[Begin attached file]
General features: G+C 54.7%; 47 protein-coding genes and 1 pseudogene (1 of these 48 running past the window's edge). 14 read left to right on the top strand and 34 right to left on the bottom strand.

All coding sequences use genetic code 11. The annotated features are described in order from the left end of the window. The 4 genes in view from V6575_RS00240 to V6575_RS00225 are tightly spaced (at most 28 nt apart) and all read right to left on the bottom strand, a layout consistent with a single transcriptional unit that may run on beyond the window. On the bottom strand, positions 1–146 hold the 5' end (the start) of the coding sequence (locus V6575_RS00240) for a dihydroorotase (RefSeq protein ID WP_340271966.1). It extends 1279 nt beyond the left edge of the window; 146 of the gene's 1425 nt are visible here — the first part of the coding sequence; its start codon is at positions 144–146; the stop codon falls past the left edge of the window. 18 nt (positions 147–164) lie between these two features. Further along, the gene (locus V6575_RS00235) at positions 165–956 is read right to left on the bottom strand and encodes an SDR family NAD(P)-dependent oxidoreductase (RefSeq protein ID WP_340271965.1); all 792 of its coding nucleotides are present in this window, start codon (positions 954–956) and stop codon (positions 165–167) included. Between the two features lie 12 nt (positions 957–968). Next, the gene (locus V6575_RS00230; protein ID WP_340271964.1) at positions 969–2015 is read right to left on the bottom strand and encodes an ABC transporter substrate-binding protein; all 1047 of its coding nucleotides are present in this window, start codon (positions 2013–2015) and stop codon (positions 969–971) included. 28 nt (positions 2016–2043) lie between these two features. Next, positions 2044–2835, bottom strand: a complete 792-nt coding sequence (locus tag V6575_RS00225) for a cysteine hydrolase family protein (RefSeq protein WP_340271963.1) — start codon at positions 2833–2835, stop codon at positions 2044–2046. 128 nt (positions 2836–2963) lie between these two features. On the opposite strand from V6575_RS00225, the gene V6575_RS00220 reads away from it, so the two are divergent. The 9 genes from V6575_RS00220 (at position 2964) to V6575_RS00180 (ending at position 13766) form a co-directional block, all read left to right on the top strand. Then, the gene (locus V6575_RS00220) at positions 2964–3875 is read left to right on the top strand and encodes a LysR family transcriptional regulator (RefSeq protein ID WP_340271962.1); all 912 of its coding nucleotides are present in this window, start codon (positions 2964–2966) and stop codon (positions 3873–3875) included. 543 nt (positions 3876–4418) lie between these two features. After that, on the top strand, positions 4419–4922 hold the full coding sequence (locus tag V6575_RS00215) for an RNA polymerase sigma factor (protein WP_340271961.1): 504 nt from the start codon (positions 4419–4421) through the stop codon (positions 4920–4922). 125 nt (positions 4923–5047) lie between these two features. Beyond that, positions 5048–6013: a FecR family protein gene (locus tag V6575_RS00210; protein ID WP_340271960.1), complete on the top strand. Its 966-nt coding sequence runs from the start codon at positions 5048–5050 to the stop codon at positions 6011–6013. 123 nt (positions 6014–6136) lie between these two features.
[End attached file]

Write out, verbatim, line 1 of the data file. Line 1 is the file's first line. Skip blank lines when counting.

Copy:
General features: G+C 54.7%; 47 protein-coding genes and 1 pseudogene (1 of these 48 running past the window's edge). 14 read left to right on the top strand and 34 right to left on the bottom strand.